Kinds of DLLs
This topic provides information to help you determine the kind of DLL to build.
Using Visual C++, you can build Win32 DLLs in C or C++ that do not use the Microsoft Foundation Class (MFC) library. You can create a non-MFC DLL project with the Win32 Application Wizard.
The MFC library itself is available, in either static link libraries or in a number of DLLs, with the MFC DLL Wizard. If your DLL is using MFC, Visual C++ supports three different DLL development scenarios:
Building a regular DLL that statically links MFC
Building a regular DLL that dynamically links MFC
Building an MFC extension DLL, which always dynamically link MFC
If your DLL does not use MFC, use Visual C++ to build a non-MFC Win32 DLL. Linking your DLL to MFC (either statically or dynamically) takes up significant disk space and memory. You should not link to MFC unless your DLL actually uses MFC.
If your DLL will be using MFC, and will be used by either MFC or non-MFC applications, you must build either a regular DLL that dynamically links to MFC or a regular DLL that statically links to MFC. In most cases, you probably want to use a regular DLL that dynamically links to MFC because the file size of the DLL will be much smaller and the savings in memory from using the shared version of MFC can be significant. If you statically link to MFC, the file size of your DLL will be larger and potentially take up extra memory because it loads its own private copy of the MFC library code.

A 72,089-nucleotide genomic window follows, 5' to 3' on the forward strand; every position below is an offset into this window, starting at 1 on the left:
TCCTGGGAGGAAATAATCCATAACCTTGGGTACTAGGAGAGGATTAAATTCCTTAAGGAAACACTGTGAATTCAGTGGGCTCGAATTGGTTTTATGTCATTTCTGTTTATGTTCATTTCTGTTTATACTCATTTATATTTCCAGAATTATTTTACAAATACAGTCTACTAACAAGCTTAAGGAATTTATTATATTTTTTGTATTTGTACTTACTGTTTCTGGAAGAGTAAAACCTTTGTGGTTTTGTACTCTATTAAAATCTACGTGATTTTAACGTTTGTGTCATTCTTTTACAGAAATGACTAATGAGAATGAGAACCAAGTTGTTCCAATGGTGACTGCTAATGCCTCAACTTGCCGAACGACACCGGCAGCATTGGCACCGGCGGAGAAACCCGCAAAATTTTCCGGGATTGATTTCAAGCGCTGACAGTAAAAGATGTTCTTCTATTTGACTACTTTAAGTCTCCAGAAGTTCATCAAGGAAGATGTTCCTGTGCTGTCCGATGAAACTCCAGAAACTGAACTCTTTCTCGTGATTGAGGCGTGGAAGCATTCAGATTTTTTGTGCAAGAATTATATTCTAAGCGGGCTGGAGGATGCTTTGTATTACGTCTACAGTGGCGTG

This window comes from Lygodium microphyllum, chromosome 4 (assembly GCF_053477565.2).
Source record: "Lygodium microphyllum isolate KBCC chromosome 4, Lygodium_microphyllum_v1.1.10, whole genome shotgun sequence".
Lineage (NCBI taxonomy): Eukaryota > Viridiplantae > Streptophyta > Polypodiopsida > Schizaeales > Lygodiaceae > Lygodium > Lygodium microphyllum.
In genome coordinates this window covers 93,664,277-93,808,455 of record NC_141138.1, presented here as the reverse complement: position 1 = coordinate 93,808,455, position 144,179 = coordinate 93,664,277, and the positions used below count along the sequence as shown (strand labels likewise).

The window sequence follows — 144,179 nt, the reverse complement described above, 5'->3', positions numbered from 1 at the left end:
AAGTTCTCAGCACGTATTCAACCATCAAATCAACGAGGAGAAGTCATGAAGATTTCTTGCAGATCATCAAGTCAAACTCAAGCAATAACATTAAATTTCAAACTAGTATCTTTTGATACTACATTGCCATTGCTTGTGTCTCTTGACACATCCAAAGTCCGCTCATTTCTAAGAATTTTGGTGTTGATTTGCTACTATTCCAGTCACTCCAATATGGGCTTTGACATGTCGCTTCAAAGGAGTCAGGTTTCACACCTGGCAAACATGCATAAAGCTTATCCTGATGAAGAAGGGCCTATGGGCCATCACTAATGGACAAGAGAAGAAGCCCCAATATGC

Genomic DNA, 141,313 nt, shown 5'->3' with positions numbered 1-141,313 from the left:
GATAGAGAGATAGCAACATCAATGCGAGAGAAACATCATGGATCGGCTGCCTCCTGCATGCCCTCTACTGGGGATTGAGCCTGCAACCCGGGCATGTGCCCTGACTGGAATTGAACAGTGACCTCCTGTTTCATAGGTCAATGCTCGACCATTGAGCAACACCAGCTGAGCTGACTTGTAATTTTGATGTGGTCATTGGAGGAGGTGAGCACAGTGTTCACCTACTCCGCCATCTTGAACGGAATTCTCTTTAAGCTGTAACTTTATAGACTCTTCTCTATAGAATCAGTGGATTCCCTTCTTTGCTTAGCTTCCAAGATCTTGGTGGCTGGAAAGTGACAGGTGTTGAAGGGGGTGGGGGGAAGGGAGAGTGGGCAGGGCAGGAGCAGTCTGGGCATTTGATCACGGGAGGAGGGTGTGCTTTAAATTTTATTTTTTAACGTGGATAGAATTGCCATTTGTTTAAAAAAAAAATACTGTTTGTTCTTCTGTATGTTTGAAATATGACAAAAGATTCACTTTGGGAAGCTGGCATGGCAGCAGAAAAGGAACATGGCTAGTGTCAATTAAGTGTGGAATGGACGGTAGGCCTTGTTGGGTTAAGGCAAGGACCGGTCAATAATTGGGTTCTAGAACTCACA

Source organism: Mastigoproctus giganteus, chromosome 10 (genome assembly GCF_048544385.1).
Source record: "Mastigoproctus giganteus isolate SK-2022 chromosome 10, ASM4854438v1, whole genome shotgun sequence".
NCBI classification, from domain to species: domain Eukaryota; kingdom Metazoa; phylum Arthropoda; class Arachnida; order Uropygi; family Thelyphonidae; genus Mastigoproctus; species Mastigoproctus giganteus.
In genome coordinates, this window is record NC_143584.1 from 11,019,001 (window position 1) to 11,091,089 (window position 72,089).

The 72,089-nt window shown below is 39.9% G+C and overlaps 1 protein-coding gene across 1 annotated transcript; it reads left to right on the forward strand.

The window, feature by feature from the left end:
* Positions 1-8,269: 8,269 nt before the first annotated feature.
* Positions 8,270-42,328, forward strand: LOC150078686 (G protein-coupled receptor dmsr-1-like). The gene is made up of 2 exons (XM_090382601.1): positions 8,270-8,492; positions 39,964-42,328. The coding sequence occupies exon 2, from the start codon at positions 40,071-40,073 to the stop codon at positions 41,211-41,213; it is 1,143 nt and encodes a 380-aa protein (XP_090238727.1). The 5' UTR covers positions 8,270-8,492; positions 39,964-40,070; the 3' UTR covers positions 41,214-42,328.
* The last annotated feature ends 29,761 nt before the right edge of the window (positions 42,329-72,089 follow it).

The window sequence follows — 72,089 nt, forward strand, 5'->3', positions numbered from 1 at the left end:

Building a DLL that dynamically links to MFC is faster than building a DLL that statically links to MFC because it is not necessary to link MFC itself. This is especially true in debug builds where the linker must compact the debug information. By linking with a DLL that already contains the debug information, there is less debug information to compact within your DLL.
One disadvantage to dynamically linking to MFC is that you must distribute the shared DLLs Mfcx0.dll and Msvcrxx.dll (or similar files) with your DLL. The MFC DLLs are freely redistributable, but you still must install the DLLs in your setup program. In addition, you must ship the Msvcrxx.dll, which contains the C run-time library that is used both by your program and the MFC DLLs themselves.
If your DLL will only be used by MFC executables, you have a choice between building a regular DLL or an extension DLL. If your DLL implements reusable classes derived from the existing MFC classes or you need to pass MFC-derived objects between the application and the DLL, you must build an extension DLL.
If your DLL dynamically links to MFC, the MFC DLLs might be redistributed with your DLL. This architecture is particularly useful for sharing the class library between multiple executable files to save disk space and minimize memory usage.
Prior to version 4.0, Visual C++ only supported two kinds of DLLs that used MFC: USRDLLs and AFXDLLs. Regular DLLs statically linked to MFC have the same characteristics as the former USRDLL. MFC extension DLLs have the same characteristics as the former AFXDLLs.